Floating Lab To Drift Around Antarctica For Research

44

The wild waters of the Southern Ocean surrounding Antarctica are one of the planet’s biggest carbon stores. The ocean absorbs around 12% of all carbon dioxide generated by humans each year, but despite its huge importance in regulating the Earth’s climate, it has barely been studied by science, reports CNN.

About the vessel

French explorer and environmentalist Jean-Louis Etienne has spent the last 10 years designing a scientific vessel capable of braving the terrifying waves and winds found there.

His floating laboratory, called the Polar Pod, will stand 100 meters high and weigh 1,000 tons. The structure will be towed horizontally from the east coast of South Africa to the powerful current surrounding Antarctica. It will then “flip” vertically by filling 150-ton seawater ballast tanks, a feature inspired by the US oceanographic platform FLIP.

The vessel has no engine and will be driven by the Antarctic Circumpolar Current, drifting at about 1 knot per hour. The top of the structure — 20 meters above the water — is where the crew will live, sleep and work. The submerged portion keeps it steady. “It is 80 meters below sea level, fixed in very calm water — that’s why it’s very stable,” Etienne tells CNN.

Listening to the ocean

The plan is to “orbit” Antarctica twice in three years and collect data on how humans have impacted the Southern Ocean, explains Etienne. While the main focus will be on measuring the ocean’s capacity to absorb carbon dioxide (CO2), the Polar Pod will be equipped with sensors to measure acidity and wave dynamics, among other things.
“This very large area of cold water all around Antarctica is the largest ocean carbon sink of the planet,” he says — but we don’t know how its ability to absorb carbon dioxide changes throughout the year. “The stability of the Polar Pod will allow the scientists to get this information.”
As the structure will be silent, it will be able to use hydrophones — underwater microphones — to record the “acoustic signature” characteristic of different sea creatures, from krill to whales, and perform a census of marine life, explains Etienne. He also plans for the vessel to help calibrate satellites for NASA and the European Space Agency.
The team behind it says it plans to deploy a fleet of Saildrones to measure the exchange of carbon dioxide between ocean and atmosphere in the Antarctic Circumpolar Current.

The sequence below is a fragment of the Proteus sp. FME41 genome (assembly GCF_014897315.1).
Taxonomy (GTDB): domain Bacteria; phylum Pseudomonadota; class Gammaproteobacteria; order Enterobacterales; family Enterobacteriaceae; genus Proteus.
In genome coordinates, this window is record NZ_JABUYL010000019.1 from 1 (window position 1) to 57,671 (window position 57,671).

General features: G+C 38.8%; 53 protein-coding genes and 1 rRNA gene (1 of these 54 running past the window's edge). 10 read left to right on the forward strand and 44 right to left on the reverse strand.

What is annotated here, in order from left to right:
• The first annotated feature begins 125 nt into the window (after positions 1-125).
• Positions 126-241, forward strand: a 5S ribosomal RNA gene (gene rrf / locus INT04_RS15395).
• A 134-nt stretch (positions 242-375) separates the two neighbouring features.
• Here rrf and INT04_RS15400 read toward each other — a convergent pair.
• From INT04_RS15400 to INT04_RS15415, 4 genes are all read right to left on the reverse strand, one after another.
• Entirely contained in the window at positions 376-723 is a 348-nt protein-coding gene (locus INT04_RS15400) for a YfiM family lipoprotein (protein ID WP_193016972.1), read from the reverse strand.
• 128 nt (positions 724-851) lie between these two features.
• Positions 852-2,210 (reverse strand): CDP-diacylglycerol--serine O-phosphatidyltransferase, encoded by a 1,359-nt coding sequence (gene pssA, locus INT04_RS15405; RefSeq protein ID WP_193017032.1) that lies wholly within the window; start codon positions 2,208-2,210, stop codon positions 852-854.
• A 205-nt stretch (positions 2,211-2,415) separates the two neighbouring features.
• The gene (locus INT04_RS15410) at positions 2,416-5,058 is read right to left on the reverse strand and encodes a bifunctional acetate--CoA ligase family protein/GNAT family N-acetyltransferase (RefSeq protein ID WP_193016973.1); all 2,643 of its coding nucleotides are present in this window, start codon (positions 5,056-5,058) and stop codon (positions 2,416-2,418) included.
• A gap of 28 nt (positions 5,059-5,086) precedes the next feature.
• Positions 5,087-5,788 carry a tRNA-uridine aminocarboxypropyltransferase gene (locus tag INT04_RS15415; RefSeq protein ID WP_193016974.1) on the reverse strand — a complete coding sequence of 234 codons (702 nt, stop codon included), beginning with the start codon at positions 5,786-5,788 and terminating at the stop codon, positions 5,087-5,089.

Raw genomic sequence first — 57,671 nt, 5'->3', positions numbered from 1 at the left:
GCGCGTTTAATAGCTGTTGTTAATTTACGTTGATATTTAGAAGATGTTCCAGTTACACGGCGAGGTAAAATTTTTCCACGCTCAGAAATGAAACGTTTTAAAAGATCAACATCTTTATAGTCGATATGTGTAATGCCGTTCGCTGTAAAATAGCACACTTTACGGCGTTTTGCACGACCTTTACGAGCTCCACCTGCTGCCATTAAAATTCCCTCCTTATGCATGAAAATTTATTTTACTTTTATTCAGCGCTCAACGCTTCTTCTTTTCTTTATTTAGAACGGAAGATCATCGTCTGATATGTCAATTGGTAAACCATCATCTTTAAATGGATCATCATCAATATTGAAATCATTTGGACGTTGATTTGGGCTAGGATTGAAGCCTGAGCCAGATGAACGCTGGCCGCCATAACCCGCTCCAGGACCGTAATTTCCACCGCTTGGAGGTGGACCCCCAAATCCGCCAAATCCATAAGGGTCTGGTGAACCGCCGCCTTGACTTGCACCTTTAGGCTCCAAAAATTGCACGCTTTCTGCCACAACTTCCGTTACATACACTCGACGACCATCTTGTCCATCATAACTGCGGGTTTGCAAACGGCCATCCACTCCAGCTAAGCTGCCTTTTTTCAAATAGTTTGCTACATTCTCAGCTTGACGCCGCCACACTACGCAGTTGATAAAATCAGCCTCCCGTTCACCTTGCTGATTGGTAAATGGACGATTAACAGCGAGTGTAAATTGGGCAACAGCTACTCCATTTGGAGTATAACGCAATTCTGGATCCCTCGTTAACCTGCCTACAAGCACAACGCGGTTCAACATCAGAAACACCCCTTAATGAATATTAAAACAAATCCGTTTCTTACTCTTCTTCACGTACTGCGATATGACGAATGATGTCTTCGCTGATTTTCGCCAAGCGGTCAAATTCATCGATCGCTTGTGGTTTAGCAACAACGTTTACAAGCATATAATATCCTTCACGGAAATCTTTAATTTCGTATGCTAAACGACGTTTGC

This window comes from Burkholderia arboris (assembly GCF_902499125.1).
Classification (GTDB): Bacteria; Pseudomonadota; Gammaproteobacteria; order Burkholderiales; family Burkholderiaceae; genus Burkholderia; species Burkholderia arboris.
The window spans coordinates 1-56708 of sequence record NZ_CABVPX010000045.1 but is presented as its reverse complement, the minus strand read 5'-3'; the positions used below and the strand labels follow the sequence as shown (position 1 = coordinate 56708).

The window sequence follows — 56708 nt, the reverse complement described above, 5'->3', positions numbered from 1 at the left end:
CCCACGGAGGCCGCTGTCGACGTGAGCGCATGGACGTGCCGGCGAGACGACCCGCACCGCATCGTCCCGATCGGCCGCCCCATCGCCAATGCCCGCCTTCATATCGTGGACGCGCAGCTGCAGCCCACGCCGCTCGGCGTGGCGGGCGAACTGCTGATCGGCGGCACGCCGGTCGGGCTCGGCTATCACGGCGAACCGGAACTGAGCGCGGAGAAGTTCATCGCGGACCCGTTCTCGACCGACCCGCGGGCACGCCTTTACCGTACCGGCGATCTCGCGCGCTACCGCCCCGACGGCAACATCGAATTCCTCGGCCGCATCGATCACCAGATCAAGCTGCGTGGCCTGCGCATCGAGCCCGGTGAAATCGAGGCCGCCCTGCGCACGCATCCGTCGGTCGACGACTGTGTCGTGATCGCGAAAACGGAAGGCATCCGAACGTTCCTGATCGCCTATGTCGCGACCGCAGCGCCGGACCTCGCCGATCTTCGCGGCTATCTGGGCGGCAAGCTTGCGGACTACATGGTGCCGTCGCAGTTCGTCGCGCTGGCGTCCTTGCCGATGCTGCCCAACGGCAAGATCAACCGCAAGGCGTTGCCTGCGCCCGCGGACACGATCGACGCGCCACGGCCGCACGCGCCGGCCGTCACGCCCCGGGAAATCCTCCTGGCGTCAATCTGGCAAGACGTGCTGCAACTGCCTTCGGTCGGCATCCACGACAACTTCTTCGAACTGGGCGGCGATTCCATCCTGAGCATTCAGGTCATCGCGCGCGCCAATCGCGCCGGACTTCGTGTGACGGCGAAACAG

According to Landschützer, the Polar Pod will be able to provide a more detailed circumpolar view of the carbon cycle because it has both a seawater CO2 sensor and an eddy flux system — a specialized instrument to measure how much CO2 and heat is being transferred between the atmosphere and the ocean.
Landschützer says measuring the ocean-atmosphere CO2 exchange both directly and indirectly is a huge benefit. “I don’t know any expedition [circumnavigating the Southern Ocean] that does that.”
Russell agrees: “I’m delighted, because those flux measurements from inside the Antarctic Circumpolar Current are absolutely essential,” she says. “We don’t have these measurements.”
However, she worries that the vessel may not be sturdy enough to face the hostile conditions, particularly in the winter, pointing out that help will be days or weeks away if it encounters any setbacks.
“The Pod is going to be in literally the fiercest weather on planet Earth,” she says. “I imagine that we’re going to see something we’ve never seen before, and have people and video as well as measurements of the extraordinary change. I just wish they had more mobility, just in case.”
Landschützer says that a better understanding of the Southern Ocean will help to monitor the success of Paris Agreement international climate goals.
He adds that it’s encouraging to see such innovative ideas to tackle the unique problems posed by this ocean.
“The Southern Ocean brings the best out of a scientist because of the challenges,” he says. “You can’t do it the way we’ve always done it, so we have to come up with something new if we want to understand it.”
As well as providing vital data, Etienne says the mission is an eye-catching way to draw attention to the devastating impact of global warming in the polar region.
“We’ll be the teacher from the classroom far, far away,” he says.

Did you subscribe to our daily Newsletter?

It’s Free! Click here to Subscribe

Source: CNN

LEAVE A REPLY

This site uses Akismet to reduce spam. Learn how your comment data is processed.